Researchers Reveal How Remote Attackers Can Unlock Smart Locks

Smart locks have recently become an intelligent alternative to the conventional lock. They are mainly used to secure people’s property and offer a lot of convenience, much like most of the Internet of Things (IoT) solutions that are gaining popularity now.

For instance, smart locks can be remotely managed which can definitely be very handy. Yet, with this level of convenience, there is always room for security issues and vulnerability exploits.

A discovery made by researchers from Tripwire has demonstrated how a simple misconfiguration error and a few other security issues can lead to data leakage and can allow hackers to steal E-keys and Smart Locks unlock codes with just a single MAC address. During their investigation, the researchers have detected disturbing security issues with an UltraLoq device made by the company U-Tec.

The UltraLoq device is sold by Amazon, Walmart, Home Depot and other retailers and is generally promoted as secure and versatile smart deadbolt. Its developers claim that it allows for key-less entry through the Bluetooth of your smartphone and a code. Users can exchange codes and “E-keys” for temporary access with their friends and visitors which seems convenient. However, Tripwire researchers have found that a hacker can easily get an access key through sniffing out the device’s MAC address.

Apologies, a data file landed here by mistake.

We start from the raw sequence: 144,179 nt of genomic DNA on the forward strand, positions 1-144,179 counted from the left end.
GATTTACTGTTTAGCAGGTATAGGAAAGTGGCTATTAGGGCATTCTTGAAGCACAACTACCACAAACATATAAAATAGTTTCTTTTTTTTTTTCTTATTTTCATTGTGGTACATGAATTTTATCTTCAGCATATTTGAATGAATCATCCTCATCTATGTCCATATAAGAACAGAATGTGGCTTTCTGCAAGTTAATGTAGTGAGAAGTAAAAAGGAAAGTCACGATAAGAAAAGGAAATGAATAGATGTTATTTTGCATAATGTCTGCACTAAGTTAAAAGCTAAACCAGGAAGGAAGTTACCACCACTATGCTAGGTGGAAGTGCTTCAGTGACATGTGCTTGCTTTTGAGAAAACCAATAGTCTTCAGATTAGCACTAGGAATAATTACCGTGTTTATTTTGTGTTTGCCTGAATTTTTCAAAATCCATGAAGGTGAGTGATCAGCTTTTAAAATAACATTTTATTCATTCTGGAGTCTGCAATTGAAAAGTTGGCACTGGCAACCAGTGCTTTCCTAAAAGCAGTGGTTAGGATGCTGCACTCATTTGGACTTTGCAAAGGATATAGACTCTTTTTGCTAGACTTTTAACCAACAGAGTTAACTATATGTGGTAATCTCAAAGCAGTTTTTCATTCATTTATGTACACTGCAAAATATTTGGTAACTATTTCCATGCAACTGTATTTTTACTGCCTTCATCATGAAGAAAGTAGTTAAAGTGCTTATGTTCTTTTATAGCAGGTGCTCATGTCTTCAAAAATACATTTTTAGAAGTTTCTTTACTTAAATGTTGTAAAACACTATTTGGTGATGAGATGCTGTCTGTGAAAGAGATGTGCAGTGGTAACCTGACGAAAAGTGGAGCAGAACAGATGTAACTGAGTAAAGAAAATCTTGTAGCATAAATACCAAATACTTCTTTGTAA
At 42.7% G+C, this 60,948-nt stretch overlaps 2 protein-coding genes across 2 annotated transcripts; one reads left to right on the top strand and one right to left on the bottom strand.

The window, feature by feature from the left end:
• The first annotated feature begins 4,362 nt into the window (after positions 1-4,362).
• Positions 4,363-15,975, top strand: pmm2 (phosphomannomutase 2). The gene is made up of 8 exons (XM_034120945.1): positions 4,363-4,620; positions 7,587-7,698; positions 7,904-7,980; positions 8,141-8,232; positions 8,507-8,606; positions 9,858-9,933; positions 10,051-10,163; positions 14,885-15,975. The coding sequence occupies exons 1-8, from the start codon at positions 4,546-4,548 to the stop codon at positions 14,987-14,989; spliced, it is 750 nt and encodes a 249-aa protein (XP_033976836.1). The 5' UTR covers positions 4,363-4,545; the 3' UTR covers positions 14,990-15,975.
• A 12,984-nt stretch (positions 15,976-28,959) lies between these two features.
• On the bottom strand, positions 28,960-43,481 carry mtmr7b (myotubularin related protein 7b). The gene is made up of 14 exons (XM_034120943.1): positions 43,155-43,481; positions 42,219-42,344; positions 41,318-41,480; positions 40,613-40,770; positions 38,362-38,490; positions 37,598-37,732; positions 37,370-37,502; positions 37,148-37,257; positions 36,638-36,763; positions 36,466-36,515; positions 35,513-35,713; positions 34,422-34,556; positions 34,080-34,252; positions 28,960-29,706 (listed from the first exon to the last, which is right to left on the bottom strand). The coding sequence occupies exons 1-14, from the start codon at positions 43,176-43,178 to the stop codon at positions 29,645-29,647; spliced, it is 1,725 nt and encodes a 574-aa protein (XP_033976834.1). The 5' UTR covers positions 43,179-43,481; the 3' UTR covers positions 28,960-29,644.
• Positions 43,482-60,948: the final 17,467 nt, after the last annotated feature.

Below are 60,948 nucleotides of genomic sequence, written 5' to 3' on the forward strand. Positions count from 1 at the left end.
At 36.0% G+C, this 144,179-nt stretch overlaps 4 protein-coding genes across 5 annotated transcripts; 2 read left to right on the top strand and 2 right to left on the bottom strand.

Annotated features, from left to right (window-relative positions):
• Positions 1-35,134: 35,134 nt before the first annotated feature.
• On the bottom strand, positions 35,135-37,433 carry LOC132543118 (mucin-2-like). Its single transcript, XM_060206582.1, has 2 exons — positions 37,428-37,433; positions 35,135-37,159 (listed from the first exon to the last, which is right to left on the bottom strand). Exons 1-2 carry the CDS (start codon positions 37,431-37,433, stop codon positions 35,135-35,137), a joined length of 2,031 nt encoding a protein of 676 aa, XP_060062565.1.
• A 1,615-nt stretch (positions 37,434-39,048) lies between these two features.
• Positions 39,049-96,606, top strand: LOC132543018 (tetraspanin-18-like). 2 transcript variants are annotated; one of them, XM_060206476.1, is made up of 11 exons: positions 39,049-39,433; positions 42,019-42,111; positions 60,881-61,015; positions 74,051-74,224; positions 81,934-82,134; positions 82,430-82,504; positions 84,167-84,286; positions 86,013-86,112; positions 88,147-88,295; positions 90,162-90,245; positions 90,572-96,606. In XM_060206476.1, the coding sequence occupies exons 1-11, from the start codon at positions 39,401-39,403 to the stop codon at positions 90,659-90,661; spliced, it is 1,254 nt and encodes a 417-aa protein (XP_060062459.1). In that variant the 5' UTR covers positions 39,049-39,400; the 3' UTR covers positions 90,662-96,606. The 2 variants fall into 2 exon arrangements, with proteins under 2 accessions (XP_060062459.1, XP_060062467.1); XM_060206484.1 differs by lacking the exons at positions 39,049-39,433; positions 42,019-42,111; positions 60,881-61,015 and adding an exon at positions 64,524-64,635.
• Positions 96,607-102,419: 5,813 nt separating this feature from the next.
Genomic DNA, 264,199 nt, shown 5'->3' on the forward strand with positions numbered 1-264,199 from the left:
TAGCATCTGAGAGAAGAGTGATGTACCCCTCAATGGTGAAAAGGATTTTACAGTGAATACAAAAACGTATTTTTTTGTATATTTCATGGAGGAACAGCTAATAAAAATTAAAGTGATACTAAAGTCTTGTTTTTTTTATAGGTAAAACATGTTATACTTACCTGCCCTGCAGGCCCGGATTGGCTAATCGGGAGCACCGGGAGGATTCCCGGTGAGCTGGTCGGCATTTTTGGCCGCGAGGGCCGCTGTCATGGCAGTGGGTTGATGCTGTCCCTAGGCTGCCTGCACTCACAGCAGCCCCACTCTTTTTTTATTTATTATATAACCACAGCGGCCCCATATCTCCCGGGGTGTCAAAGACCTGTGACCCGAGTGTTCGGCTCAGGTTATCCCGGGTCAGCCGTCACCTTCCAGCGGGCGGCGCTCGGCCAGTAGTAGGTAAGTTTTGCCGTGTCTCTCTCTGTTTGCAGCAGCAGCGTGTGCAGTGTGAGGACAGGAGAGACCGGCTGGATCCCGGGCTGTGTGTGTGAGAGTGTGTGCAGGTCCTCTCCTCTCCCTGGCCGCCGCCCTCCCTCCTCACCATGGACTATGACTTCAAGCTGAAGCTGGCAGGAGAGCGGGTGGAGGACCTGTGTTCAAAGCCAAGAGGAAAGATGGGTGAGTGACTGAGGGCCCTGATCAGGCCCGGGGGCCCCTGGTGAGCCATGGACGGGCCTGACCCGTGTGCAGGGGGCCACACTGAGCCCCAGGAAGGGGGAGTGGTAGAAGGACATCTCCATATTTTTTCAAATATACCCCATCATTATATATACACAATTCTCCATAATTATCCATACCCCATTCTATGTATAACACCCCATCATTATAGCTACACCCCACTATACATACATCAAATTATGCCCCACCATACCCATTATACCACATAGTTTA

Sourcing out information from the web about the U-Tec company and the use of MQTT (a protocol for IoT devices used for data exchange) by vendors, the researchers found that an Amazon vendor contains UltraLoq topic names and customer e-mail addresses. The further examination of the UltraLoq device itself revealed that it pairs with a bridge device connected to Wi-Fi via Bluetooth and there is an odd “repeating message flow on the unlock process”.

Tripwire professionals noticed that the message could be used to open the lock after a Python script is used. Everything it required is the correct MAC address which can be leaked from the MQTT data and delivered to everyone in the area by radio broadcast.

Tripwire researcher Craig Young explained that  it is easy to steal unlock tokens from specific devices through this security issue since the MQTT data contains public IP addresses, e-mail and local MAC addresses, which an anonymous attacker could collect and use against any active  U-Tec user.

Young contacted U-Tec with his discovery in Novemeber 2019. At first, the company said that it would not be possible for unauthorized users to unlock the locker but when the researcher pushed them further with more demonstrations on the possible exploitation of the detected issues, the U-Tec team made improvements that involved closing an open port, implementing rules to prohibit unauthenticated users from subscribing and blocking unauthenticated users from access. Within a week, the company addressed every issue reported by Tripwire’s team.

The findings of Tripwire point out that companies need to have a close cooperation with security researchers when it comes to detecting and addressing product vulnerabilities, otherwise this may lead to trivial attacks, more so with the mass implementation of IoT solutions, such as the Smart Locks. Security weaknesses, misconfigurations in the code, and API vulnerabilities can cause the exposure of user information, thereby enabling attackers to gain unauthorized access.

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